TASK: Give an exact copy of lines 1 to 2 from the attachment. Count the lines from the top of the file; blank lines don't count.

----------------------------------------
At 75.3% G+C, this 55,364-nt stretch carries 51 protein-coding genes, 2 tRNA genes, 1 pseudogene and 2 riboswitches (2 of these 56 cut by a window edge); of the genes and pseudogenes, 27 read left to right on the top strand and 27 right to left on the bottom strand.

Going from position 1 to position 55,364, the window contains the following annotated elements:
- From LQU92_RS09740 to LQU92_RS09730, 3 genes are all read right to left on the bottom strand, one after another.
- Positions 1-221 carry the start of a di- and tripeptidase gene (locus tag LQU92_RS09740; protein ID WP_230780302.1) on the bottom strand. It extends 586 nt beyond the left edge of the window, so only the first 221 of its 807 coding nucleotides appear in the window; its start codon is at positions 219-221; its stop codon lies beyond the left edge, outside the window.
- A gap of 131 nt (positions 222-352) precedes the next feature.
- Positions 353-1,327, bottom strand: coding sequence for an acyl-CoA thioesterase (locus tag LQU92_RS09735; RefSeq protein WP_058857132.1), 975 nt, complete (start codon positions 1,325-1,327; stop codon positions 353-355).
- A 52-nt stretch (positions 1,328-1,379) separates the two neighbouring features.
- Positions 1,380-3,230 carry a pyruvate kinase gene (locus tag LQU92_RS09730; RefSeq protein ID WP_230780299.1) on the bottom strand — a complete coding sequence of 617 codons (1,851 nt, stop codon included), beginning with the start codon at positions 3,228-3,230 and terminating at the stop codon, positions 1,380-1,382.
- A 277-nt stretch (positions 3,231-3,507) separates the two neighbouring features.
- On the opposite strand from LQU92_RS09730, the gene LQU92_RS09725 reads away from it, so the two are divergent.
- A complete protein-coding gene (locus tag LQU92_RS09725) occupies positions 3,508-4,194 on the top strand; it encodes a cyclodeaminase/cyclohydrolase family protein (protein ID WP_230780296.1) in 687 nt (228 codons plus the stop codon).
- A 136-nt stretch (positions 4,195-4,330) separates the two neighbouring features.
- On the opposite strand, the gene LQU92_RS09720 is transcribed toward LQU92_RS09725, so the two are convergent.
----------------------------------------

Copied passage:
At 75.3% G+C, this 55,364-nt stretch carries 51 protein-coding genes, 2 tRNA genes, 1 pseudogene and 2 riboswitches (2 of these 56 cut by a window edge); of the genes and pseudogenes, 27 read left to right on the top strand and 27 right to left on the bottom strand.

Going from position 1 to position 55,364, the window contains the following annotated elements: